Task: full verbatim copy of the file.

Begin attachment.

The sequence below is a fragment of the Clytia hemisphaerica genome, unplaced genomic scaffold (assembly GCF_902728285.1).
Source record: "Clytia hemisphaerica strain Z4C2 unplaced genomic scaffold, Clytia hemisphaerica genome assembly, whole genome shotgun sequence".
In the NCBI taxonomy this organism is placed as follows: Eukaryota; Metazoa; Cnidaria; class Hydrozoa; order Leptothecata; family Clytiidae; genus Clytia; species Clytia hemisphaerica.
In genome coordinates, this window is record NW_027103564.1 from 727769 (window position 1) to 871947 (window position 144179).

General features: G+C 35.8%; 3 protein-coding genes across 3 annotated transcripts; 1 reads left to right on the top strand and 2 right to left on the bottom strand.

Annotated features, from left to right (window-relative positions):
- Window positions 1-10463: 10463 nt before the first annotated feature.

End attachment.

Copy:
The sequence below is a fragment of the Clytia hemisphaerica genome, unplaced genomic scaffold (assembly GCF_902728285.1).
Source record: "Clytia hemisphaerica strain Z4C2 unplaced genomic scaffold, Clytia hemisphaerica genome assembly, whole genome shotgun sequence".
In the NCBI taxonomy this organism is placed as follows: Eukaryota; Metazoa; Cnidaria; class Hydrozoa; order Leptothecata; family Clytiidae; genus Clytia; species Clytia hemisphaerica.
In genome coordinates, this window is record NW_027103564.1 from 727769 (window position 1) to 871947 (window position 144179).

General features: G+C 35.8%; 3 protein-coding genes across 3 annotated transcripts; 1 reads left to right on the top strand and 2 right to left on the bottom strand.

Annotated features, from left to right (window-relative positions):
- Window positions 1-10463: 10463 nt before the first annotated feature.